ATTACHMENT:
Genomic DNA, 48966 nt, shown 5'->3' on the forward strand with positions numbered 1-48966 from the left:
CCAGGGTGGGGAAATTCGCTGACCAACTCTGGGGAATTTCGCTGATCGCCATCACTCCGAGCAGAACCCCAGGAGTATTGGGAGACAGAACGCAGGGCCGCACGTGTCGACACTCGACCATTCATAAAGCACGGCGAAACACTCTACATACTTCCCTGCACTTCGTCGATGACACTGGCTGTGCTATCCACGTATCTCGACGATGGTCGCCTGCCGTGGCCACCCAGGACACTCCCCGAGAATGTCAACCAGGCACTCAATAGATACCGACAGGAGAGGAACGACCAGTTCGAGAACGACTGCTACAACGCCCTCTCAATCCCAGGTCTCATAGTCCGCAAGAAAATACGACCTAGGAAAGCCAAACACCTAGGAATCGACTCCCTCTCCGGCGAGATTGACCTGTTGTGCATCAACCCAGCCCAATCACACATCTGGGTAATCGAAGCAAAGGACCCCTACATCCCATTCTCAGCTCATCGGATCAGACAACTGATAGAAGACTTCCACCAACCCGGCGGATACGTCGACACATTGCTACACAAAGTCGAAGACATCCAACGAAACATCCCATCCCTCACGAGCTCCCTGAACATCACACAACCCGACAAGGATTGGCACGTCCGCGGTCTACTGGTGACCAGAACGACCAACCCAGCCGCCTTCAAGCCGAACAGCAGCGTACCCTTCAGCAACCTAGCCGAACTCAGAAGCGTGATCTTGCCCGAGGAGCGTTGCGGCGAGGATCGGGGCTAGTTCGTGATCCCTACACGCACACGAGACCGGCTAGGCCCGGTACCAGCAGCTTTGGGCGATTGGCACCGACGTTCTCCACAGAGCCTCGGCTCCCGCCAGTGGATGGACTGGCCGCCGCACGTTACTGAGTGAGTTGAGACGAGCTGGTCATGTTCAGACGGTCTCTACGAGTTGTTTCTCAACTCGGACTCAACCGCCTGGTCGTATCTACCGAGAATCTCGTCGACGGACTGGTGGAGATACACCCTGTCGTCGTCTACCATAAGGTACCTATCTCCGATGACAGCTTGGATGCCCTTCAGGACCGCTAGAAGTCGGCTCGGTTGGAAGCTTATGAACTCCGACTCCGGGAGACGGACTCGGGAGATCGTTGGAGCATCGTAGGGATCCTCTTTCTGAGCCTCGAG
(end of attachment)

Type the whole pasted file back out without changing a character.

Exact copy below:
Genomic DNA, 48966 nt, shown 5'->3' on the forward strand with positions numbered 1-48966 from the left:
CCAGGGTGGGGAAATTCGCTGACCAACTCTGGGGAATTTCGCTGATCGCCATCACTCCGAGCAGAACCCCAGGAGTATTGGGAGACAGAACGCAGGGCCGCACGTGTCGACACTCGACCATTCATAAAGCACGGCGAAACACTCTACATACTTCCCTGCACTTCGTCGATGACACTGGCTGTGCTATCCACGTATCTCGACGATGGTCGCCTGCCGTGGCCACCCAGGACACTCCCCGAGAATGTCAACCAGGCACTCAATAGATACCGACAGGAGAGGAACGACCAGTTCGAGAACGACTGCTACAACGCCCTCTCAATCCCAGGTCTCATAGTCCGCAAGAAAATACGACCTAGGAAAGCCAAACACCTAGGAATCGACTCCCTCTCCGGCGAGATTGACCTGTTGTGCATCAACCCAGCCCAATCACACATCTGGGTAATCGAAGCAAAGGACCCCTACATCCCATTCTCAGCTCATCGGATCAGACAACTGATAGAAGACTTCCACCAACCCGGCGGATACGTCGACACATTGCTACACAAAGTCGAAGACATCCAACGAAACATCCCATCCCTCACGAGCTCCCTGAACATCACACAACCCGACAAGGATTGGCACGTCCGCGGTCTACTGGTGACCAGAACGACCAACCCAGCCGCCTTCAAGCCGAACAGCAGCGTACCCTTCAGCAACCTAGCCGAACTCAGAAGCGTGATCTTGCCCGAGGAGCGTTGCGGCGAGGATCGGGGCTAGTTCGTGATCCCTACACGCACACGAGACCGGCTAGGCCCGGTACCAGCAGCTTTGGGCGATTGGCACCGACGTTCTCCACAGAGCCTCGGCTCCCGCCAGTGGATGGACTGGCCGCCGCACGTTACTGAGTGAGTTGAGACGAGCTGGTCATGTTCAGACGGTCTCTACGAGTTGTTTCTCAACTCGGACTCAACCGCCTGGTCGTATCTACCGAGAATCTCGTCGACGGACTGGTGGAGATACACCCTGTCGTCGTCTACCATAAGGTACCTATCTCCGATGACAGCTTGGATGCCCTTCAGGACCGCTAGAAGTCGGCTCGGTTGGAAGCTTATGAACTCCGACTCCGGGAGACGGACTCGGGAGATCGTTGGAGCATCGTAGGGATCCTCTTTCTGAGCCTCGAG